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We've got AT&T U-Verse internet service, which has an extremely boneheaded DSL gateway.

We have 5 IPs (netmask 248), but the gateway is incapable of doing anything other than a single IP -> single MAC address mapping.

We have a single firewall machine, and we redirect different IP/port combos to different places inside a DMZ.

Our solution so far is to have a VMWare virtual machine on the firewall with 4 additional NICs in it, to get the other 4 IP addresses... however we have a problem.

The gateway is basically doing an ARP ping to see if the IP is responding on the expected MAC. With 4 NICs all on the same LAN, linux is responding to ARP requests for ALL IPs using a single interface. That's not what the gateway is expecting, and it's messing up the 3 other NICs. The gateway refuses to route incoming traffic for IPs where the ARP ping results aren't the expected MAC.

How can we get the ARP replies for eth0's IP to go out eth0, eth1's IP to go out eth1, etc?

EDIT

Christopher Cashell's response does not work in this situation. I had great hopes reading it, but... nope.

EDIT 2

Solved! See my answer below.

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PS - no 'drop uverse' comments... U-Verse is 18mbps, vs. everything else's 3mbps or a very unreliable 10mbps via cable –  darron Jun 8 '09 at 22:46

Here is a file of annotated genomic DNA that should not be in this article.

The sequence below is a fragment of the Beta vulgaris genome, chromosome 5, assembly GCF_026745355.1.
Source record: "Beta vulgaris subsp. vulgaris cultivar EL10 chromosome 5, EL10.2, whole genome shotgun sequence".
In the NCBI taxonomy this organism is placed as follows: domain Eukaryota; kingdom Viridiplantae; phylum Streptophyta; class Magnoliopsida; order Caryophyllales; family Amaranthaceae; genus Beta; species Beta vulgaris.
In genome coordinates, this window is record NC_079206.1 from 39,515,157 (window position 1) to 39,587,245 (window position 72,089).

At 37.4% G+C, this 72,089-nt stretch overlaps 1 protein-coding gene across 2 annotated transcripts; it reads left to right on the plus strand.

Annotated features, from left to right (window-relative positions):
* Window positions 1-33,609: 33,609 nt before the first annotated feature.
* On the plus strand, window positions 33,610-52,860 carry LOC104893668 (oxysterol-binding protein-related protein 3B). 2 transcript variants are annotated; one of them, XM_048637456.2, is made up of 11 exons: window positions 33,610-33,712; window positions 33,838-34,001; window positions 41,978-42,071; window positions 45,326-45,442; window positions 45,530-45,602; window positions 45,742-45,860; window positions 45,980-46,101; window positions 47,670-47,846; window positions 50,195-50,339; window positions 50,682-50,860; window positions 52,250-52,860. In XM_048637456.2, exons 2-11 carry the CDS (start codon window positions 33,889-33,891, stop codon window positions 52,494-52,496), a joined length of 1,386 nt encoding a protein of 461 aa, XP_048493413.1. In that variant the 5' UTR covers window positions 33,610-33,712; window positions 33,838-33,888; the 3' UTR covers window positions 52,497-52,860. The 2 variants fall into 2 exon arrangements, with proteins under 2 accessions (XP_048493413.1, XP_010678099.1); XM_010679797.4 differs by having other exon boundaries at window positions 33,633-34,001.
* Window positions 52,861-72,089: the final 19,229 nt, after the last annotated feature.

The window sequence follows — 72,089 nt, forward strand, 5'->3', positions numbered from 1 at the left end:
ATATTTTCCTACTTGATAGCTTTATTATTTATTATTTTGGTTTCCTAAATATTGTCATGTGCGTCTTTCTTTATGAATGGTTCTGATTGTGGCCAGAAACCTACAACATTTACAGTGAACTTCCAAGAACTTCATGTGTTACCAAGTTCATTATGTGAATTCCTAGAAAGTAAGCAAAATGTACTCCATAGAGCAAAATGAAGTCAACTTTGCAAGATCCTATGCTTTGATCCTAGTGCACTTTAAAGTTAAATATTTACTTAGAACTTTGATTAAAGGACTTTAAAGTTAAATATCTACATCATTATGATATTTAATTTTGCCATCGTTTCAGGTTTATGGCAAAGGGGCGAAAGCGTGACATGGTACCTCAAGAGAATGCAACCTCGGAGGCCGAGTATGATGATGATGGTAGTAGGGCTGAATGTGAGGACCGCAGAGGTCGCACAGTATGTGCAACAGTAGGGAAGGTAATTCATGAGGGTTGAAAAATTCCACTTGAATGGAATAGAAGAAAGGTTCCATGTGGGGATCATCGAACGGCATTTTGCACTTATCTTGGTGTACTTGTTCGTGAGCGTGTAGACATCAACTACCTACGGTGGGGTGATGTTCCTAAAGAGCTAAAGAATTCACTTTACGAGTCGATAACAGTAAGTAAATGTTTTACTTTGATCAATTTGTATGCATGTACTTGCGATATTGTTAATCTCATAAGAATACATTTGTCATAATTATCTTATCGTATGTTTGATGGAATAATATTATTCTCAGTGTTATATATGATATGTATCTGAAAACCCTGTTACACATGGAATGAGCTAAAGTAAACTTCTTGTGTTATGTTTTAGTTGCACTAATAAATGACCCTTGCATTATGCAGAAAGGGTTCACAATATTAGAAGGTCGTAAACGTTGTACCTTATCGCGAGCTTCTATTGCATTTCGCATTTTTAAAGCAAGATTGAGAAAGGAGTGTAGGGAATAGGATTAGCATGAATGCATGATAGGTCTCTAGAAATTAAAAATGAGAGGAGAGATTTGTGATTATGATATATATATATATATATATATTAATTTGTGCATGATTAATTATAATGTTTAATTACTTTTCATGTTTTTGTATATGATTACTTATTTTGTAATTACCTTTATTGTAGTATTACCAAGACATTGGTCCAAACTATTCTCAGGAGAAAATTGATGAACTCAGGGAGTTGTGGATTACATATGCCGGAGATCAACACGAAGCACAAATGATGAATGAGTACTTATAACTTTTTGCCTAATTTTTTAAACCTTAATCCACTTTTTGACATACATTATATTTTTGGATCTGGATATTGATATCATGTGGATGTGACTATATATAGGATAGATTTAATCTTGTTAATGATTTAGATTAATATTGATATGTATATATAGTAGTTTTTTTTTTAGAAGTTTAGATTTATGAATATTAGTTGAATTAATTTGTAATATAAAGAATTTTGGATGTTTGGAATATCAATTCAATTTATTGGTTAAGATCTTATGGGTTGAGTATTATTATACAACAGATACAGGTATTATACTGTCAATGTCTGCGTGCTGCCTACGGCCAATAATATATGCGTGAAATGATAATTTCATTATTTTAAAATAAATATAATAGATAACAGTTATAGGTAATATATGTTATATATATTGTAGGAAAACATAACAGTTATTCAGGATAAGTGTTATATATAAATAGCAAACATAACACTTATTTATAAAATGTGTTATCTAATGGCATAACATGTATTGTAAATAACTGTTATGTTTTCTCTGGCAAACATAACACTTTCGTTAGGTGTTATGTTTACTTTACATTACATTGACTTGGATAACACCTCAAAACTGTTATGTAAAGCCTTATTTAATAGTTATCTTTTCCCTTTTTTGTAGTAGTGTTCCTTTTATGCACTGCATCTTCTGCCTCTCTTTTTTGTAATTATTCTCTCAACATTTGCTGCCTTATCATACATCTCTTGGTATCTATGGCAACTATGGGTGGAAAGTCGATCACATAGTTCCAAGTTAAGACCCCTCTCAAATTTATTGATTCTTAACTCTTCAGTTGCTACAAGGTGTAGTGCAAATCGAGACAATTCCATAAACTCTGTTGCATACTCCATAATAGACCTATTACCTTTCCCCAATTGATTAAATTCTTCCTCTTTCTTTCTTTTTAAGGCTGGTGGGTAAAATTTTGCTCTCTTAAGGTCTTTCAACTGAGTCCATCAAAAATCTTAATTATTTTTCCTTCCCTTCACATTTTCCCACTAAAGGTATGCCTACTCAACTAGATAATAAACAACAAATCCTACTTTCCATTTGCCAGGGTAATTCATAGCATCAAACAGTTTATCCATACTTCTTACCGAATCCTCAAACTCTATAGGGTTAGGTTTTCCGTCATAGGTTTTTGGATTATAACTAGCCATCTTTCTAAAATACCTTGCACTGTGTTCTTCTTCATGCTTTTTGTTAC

@dblack: You forgot to add your answer :) –  Mihai Limbăşan Jun 9 '09 at 4:56
    
The api.recaptcha.net site was down for a little while. The answer is up now. –  darron Jun 9 '09 at 5:36

5 Answers 5

Your chosen solution works, but there are alternatives that don't involve arptables. (Christopher Cashell was on the right track, originally, but he was off by a smidge.)

In short, you want to set these parameters:

net.ipv4.conf.all.arp_ignore=1
net.ipv4.conf.all.arp_announce=2

These should be available when running a modern, 2.6 series Linux kernel. Check and make sure you that '/proc/sys/net/ipv4/conf/*/arp_announce' and /proc/sys/net/ipv4/conf/*/arp_ignore' exist on your system.

The 'arp_filter' parameter only works when your various IP addresses share a LAN segment but use different IP subnet. If they share the IP subnet, too, you need to use 'arp_ignore' and 'arp_announce', as above.

(I believe you may also need to set 'arp_filter' back to '0', too.)

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What happened to arp_filter? It was an early (2003?) solution to the ARP problem, but it doesn't seem to work as described, at least on Centos 5. arp_ignore and arp_announce seem to be good. –  pcapademic May 22 '10 at 14:49
up vote 8 down vote accepted

Okay, here's the solution. First, a recap:

Here's my basic network plan:

 eth0 10.10.10.2 netmask 255.255.255.248
 eth1 10.10.10.3 netmask 255.255.255.248
 eth2 10.10.10.4 netmask 255.255.255.248
 eth3 10.10.10.5 netmask 255.255.255.248

All the interfaces overlap. This is technically wrong, and the source of all my woes... but I have to do it because of this dumb residential gateway.

First, broadcast ARP requests go to all of these. Since all 4 IPs are valid local addresses, all 4 interfaces are going to try to respond.

1) install arptables. Add this someplace during boot (/etc/rc.local here):

arptables -F INPUT